• The definition of ‘end-user’ can be broadened to include Health Care Providers (HCP) in the Pharma world. Gathering input from this group can seem like a very different approach than social impact work, but can reveal valuable information. 

  • Much of the spend can be for already established brands – pharma companies have brands and will develop brand plans – everything done should be supported by evidence for that brand.


“How useful are Discrete Choice Experiments in defining end-user preferences?”

Discrete Choice Experiments (DCEs) are an alternative to conventional qualitative research, designed to elicit end-user feedback using hypothetical or placebo-based frameworks.


The following response was provided by Dr. Annie Thurman from CONRAD:

CONRAD has been involved in several DCEs. In my opinion, I think we initially expected one product to “win” out over others, but what we found through DCEs is that there was no clear winner or loser. All of the placebo products tested (e.g. in the QUATRO study: placebo vaginal gel, placebo IVR, placebo vaginal insert, placebo vaginal film) had pros and cons that each individual woman considered in making her choice. It is also well known that women often choose different contraceptive products at different phases in their life, and may even add contraceptives for different partners (e.g. adding condoms to an existing method with a casual partner).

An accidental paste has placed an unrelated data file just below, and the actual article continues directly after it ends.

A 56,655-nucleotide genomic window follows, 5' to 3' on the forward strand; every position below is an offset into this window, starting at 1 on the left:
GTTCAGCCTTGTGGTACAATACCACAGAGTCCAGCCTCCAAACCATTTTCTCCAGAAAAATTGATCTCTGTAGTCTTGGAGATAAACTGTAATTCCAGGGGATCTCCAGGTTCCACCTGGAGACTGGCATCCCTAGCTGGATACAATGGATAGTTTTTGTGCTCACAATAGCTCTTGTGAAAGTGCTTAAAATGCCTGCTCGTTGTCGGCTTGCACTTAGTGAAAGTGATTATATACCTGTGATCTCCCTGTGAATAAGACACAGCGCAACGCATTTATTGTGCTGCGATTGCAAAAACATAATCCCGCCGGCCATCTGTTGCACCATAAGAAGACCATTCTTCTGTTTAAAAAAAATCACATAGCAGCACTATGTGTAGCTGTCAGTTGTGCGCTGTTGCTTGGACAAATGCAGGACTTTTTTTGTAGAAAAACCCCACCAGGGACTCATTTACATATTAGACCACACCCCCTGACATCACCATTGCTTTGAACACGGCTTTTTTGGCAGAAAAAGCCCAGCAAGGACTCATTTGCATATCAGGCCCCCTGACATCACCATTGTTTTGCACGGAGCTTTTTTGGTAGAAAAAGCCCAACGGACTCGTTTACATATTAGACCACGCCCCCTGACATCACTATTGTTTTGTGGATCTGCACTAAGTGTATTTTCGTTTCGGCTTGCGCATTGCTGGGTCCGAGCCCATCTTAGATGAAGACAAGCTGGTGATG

The thing that I really liked about the QUATRO and MTN 035 studies was that they exclusively tested placebo dosage forms – the participants did not have to deal with side effects of an active pharmaceutical ingredient (API) and other issues that come up in clinical trials or implementation studies, they could focus solely on the dosage form itself. Since some of the dosage forms tested may have been less familiar to participants in both studies, this really gives product developers and funders valuable data on acceptability.